Shortstop: The Mets, of course, are on their second shortstop of October, thanks to Chase Utley's takeout of Ruben Tejada. Wilmer Flores (7-for-24) has certainly held his own in his Tejada's stead. But Alcides Escobar, who was named MVP of the ALCS, is the clear winner here. Clear advantage: Royals
Third base: Mike Moustakas hit a huge home run in Game 6 of the ALCS, and David Wright had a big RBI double to get the Mets going against Jake Arrieta in Game 2 of the NLCS. Other than that, both of these guys have had their share of offensive struggles on this stage so far. They had similar rate stats in the regular season, with the obvious caveat that Wright was limited to 38 games because of spinal stenosis. If you want to give the edge to Moustakas, who showed tremendous offensive growth this season, it's understandable. But in absence of a clear edge, we'll go with the Captain, who has waited a long time for this moment and could be inspired to capitalize on it. Advantage: Mets
Left field: The Mets have spelled rookie Michael Conforto, who came straight to the big leagues from Double-A in July, against left-handed starters and used Yoenis Cespedes in left (and Juan Lagares in center). But the Royals don't have any lefties on tap, so we'll assume Conforto is the guy here. Save for a home run off Zack Greinke, he's looked overmatched in October. Alex Gordon worked his way back from an awful groin injury and is best described as overqualified for his No. 8 spot in the Royals' batting order. Advantage: Royals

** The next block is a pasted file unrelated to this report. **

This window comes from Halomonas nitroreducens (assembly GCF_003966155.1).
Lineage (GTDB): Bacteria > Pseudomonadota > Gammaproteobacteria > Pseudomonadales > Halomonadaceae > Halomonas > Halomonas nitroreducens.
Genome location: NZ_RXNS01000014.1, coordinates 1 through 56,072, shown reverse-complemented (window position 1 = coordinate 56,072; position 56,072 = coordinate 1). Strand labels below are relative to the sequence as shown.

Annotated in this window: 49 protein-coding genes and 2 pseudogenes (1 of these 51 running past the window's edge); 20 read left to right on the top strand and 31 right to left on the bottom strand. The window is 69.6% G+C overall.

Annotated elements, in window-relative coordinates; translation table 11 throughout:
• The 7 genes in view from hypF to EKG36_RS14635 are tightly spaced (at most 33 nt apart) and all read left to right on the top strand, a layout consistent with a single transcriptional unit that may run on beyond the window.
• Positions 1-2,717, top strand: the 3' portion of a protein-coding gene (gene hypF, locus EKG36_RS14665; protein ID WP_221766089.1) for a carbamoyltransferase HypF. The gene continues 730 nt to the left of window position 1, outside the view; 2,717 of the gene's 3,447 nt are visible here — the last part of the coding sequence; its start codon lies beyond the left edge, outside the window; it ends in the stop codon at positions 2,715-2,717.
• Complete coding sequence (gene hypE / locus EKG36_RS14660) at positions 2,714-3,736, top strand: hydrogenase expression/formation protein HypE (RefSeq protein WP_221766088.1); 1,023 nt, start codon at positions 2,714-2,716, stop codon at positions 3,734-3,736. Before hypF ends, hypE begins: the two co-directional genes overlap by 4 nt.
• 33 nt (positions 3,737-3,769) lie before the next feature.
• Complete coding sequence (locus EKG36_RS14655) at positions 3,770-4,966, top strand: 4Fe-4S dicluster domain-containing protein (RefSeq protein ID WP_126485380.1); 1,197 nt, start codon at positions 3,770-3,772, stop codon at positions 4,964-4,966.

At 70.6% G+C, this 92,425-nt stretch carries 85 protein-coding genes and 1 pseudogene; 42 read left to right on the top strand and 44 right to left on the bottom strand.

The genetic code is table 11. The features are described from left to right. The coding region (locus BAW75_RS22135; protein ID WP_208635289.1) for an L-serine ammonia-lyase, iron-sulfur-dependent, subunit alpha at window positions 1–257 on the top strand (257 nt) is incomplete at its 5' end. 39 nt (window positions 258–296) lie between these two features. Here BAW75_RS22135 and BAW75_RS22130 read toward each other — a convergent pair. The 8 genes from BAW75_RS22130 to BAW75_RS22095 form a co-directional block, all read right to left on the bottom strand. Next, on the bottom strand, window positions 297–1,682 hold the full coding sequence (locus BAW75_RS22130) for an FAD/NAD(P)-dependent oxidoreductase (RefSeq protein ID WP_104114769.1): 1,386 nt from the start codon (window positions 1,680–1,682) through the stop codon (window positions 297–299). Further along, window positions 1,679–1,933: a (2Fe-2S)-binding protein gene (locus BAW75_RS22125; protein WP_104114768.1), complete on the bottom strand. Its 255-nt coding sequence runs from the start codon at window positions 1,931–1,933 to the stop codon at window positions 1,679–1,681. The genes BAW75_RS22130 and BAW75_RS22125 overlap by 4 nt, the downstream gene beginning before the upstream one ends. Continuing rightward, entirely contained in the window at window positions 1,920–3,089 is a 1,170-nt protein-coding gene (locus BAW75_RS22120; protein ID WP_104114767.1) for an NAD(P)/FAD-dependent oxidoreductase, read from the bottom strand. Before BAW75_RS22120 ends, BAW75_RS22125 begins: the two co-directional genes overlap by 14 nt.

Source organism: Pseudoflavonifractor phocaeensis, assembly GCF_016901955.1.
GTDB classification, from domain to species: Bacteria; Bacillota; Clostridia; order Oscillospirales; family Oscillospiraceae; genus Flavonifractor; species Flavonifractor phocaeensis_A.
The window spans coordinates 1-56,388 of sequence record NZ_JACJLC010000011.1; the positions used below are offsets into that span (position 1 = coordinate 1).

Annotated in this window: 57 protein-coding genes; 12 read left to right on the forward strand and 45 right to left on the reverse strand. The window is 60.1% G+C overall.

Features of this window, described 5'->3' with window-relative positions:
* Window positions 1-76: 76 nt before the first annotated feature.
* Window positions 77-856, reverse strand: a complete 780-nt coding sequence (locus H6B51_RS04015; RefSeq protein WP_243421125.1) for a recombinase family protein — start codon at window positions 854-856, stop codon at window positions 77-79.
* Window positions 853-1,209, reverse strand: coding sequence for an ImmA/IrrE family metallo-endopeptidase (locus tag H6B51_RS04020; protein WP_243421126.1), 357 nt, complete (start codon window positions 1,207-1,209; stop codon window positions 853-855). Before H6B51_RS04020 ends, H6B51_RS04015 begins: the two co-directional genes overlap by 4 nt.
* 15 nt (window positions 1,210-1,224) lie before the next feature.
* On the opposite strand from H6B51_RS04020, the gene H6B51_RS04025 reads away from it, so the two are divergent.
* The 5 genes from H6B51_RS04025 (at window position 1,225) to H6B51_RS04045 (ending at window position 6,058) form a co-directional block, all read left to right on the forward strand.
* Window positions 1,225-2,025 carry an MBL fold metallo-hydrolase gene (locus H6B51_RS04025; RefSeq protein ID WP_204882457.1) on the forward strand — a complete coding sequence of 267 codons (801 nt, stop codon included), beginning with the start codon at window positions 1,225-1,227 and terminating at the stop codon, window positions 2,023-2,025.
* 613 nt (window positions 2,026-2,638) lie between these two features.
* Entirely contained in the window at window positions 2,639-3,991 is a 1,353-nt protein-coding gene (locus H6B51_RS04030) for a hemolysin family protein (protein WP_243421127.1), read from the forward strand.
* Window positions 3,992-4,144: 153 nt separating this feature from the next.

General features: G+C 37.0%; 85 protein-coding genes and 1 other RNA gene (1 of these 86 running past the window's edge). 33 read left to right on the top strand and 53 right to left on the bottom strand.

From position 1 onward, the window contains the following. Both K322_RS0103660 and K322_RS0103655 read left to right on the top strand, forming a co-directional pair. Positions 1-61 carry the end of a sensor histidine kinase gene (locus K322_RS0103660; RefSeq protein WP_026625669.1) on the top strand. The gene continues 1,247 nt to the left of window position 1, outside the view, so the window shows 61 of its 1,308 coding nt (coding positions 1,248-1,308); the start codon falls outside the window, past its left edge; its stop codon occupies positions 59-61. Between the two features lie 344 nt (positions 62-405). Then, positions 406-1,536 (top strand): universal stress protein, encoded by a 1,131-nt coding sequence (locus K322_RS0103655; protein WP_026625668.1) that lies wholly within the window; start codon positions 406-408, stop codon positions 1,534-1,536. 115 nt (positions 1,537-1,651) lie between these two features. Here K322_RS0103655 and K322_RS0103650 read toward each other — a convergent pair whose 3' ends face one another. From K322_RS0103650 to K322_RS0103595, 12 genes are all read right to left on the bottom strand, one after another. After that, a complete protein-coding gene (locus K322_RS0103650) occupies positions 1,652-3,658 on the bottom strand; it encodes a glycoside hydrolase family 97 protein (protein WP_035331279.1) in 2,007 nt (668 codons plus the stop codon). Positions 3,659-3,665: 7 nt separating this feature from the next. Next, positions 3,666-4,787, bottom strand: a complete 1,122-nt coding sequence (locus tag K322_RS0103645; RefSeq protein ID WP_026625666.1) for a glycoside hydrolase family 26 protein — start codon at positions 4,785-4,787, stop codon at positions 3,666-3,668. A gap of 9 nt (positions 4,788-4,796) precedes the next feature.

Center field: Probably the toughest call on this list. Lorenzo Cain can impact the game in every single facet. You saw him hustle home with the go-ahead run in Game 6, and he's agile enough to cover virtually all three outfield spots at once. As for Cespedes, few players can impact a game with one swing like he can. This is basically a coin flip, but Cespedes' left shoulder issue that required a cortisone shot tilts the needle ever so slightly in Cain's favor. Slight advantage: Royals
Right field: Alex Rios had appeared in more games than any active player without a postseason appearance, and he's made the most of his first October, batting .368 with a homer, two doubles and four RBIs. But Curtis Granderson's bounceback 2015, in which his OPS rose more than 100 points from '14, has been huge for the Mets, and he's continued to ignite the top of their lineup in October, with a .385 OBP. Advantage: Mets